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    Chapter 2

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    Chapter 2
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    The widower, who from the Beauce country, sent his son to his native village in the Eure-et-Loir to be brought up by kinsfolk there. As for himself, he was a strong man, and soon learned to be resigned; he was of a saving habit by instinct in both business and family matters, and never put off the green serge apron from week's end to week's end save for a Sunday visit to the cemetery. He would hang a wreath on the arm of the black cross, and, if it was a hot day, take a chair on the way back along the boulevard outside the door of a wine-shop. There, as he sat slowly emptying his glass, his eye would rest on the mothers and their youngsters going by on the sidewalk.

    These young wives, as he watched them approach and pass on, were so many passing reminders of his Clotilde and made him feel sad without his quite understanding why, for he was not much given to thinking.

    Time slipped by, and little by little his dead wife grew to be a tender, vague memory in the bookbinder's mind. One night he tried in vain to recall Clotilde's features; after this experience, he told himself that perhaps he might be able to discover the mother's lineaments in the child's face, and he was seized with a great longing to see this relic of the lost one once more, to have the child home again.

    In the morning he wrote a letter to his old sister, Mademoiselle Servien, begging her to come and take up her abode with the little one in the _Rue Notre-Dame des Champs_. The sister, who had lived for many years in Paris at her brother's expense, for indolence was her ruling passion, agreed to resume her life in a city where, she used to say, folks are free and need not depend on their neighbours.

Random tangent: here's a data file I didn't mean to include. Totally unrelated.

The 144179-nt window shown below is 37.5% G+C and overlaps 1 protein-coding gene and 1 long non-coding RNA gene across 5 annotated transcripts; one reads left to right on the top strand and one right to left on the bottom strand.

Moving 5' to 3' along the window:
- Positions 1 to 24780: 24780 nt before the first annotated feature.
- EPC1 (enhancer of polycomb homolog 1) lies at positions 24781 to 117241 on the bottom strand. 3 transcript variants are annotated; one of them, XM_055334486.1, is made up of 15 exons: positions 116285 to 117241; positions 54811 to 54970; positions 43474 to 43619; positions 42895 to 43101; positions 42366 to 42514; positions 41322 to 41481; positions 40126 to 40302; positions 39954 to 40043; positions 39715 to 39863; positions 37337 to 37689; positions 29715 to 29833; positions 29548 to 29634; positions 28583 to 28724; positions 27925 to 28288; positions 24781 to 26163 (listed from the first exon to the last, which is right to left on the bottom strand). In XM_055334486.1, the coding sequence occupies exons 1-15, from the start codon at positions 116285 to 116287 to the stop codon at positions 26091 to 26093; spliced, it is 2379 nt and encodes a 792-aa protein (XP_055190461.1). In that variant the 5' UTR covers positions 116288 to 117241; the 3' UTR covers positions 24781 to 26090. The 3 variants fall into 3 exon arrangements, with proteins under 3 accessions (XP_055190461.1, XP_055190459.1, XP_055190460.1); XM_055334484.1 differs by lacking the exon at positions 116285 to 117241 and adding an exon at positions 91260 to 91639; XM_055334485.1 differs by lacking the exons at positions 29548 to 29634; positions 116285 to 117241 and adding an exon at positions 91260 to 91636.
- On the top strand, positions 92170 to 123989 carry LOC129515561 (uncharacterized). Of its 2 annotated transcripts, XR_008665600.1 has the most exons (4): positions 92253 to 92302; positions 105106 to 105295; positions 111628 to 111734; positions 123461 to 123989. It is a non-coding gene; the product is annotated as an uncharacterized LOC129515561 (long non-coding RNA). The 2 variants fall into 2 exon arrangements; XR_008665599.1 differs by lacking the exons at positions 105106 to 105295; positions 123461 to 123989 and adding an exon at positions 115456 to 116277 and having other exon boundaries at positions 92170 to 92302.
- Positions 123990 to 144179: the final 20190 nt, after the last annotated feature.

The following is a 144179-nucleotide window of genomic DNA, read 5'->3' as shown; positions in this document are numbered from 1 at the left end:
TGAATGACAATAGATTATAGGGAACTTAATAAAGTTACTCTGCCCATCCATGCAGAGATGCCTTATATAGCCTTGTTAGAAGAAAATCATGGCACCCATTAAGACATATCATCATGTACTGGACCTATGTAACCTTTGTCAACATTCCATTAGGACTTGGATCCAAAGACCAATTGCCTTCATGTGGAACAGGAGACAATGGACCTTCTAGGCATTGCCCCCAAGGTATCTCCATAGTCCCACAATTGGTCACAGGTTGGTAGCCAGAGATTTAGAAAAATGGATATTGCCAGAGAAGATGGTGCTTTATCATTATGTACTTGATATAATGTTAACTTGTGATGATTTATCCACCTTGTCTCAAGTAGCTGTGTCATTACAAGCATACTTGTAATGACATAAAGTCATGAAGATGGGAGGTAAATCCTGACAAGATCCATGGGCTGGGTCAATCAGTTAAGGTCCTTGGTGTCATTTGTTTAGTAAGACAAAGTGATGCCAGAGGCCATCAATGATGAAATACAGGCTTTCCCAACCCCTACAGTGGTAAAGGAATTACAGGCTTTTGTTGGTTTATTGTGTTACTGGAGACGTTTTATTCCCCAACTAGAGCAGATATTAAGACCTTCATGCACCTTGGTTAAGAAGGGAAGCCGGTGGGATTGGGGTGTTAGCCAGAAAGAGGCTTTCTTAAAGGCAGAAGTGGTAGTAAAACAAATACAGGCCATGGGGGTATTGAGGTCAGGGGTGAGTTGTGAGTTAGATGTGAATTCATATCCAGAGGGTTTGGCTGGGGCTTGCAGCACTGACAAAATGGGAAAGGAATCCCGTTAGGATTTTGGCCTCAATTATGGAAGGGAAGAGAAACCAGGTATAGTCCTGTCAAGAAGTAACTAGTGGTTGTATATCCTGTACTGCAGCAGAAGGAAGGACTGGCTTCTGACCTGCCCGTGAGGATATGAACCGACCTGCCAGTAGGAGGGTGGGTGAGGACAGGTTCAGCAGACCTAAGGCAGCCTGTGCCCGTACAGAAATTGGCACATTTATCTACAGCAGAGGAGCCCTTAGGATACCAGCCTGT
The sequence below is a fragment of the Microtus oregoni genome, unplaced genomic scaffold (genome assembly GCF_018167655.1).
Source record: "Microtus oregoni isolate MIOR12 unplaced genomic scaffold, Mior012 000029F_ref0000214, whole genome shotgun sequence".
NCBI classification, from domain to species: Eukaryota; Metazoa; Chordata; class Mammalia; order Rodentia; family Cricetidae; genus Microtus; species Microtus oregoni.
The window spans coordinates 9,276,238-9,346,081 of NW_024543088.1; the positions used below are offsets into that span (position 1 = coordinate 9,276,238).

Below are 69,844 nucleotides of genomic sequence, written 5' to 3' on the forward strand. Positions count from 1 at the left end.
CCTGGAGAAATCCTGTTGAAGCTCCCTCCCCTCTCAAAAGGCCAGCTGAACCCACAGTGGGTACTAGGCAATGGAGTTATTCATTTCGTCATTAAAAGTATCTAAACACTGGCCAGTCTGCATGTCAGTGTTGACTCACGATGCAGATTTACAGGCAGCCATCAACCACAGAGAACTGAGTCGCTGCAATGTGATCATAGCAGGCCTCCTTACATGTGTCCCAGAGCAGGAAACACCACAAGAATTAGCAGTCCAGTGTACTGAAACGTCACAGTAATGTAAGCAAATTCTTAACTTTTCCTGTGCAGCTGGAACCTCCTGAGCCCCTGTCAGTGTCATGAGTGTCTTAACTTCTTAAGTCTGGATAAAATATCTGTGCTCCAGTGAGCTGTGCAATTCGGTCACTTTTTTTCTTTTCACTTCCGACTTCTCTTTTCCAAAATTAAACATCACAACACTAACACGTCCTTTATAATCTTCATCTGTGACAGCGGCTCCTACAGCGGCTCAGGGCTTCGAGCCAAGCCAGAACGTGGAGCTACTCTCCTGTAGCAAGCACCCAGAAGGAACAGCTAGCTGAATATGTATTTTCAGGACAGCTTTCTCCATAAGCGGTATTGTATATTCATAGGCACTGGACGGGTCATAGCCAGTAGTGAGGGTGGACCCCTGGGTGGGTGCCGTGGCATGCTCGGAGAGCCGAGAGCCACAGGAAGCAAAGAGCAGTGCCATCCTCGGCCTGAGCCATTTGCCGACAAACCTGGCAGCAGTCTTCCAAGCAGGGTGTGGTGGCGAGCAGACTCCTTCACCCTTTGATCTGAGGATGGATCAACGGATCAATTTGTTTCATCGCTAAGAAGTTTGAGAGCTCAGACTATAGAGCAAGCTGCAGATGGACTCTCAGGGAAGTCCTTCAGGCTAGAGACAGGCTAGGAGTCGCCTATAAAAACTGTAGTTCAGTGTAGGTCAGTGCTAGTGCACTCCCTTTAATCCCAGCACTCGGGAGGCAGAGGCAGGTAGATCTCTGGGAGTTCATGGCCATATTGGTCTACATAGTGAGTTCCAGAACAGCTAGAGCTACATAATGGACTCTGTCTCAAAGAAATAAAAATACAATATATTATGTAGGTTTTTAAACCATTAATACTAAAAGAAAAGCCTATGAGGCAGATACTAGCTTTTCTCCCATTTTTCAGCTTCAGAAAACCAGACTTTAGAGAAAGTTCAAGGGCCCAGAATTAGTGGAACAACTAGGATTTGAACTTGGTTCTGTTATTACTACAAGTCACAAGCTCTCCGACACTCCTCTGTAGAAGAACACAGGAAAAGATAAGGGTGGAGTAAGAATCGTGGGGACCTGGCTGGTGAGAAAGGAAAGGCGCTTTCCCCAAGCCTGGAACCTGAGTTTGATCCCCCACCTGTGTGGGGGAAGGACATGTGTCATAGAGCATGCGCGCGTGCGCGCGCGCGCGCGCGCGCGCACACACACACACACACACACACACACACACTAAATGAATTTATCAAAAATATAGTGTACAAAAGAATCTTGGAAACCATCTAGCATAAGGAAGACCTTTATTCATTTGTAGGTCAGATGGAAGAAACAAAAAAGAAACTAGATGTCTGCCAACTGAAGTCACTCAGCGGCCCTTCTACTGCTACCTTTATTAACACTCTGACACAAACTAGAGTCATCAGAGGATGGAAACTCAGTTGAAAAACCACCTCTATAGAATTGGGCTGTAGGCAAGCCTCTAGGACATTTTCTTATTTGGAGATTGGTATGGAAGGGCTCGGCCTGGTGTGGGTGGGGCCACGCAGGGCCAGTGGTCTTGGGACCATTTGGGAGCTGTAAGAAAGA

One autumn evening she arrived at the _Gare de l'Ouest_ with Jean and her boxes and baskets, an upright, hard-featured, fierce-eyed figure, all ready to defend the child against all sorts of imaginary perils. The bookbinder kissed the lad and expressed his satisfaction in two words.

    Then he lifted him pickaback on his shoulders, and bidding him hold on tight to his father's hair, carried him off proudly to the house.

    Jean was seven. Soon existence settled down to a settled routine. At midday the old dame would don her shawl and set off with the child in the direction of Grenelle.

    The pair followed the broad thoroughfares that ran between shabby walls and red-fronted drinking-shops. Generally speaking, a sky of a dappled grey like the great cart-horses that plodded past, invested the quiet suburb with a gentle melancholy. Establishing herself on a bench, while the child played under a tree, she would knit her stocking and chat with an old soldier and tell him her troubles--what a hard life it was in other people's houses.

    One day, one of the last fine days of the season, Jean, squatted on the ground, was busy sticking up bits of plane-tree bark in the fine wet sand. That faculty of "pretending," by which children are able to make their lives one unending miracle, transformed a handful of soil and a few bits of wood into wondrous galleries and fairy castles to the lad's imagination; he clapped his hands and leapt for joy. Then suddenly he felt himself wrapped in something soft and scented. It was a lady's gown; he saw nothing except that she smiled as she put him gently out of her way and walked on. He ran to tell his aunt:

    "How good she smells, that lady!"

    Mademoiselle Servien only muttered that great ladies were no better than others, and that she thought more of herself with her merino skirt than all those set-up minxes in their flounces and finery, adding:

    "Better a good name than a gilt girdle."

    But this talk was beyond little Jean's comprehension. The perfumed silk that had swept his face left behind a vague sweetness, a memory as of a gentle, ghostly caress.
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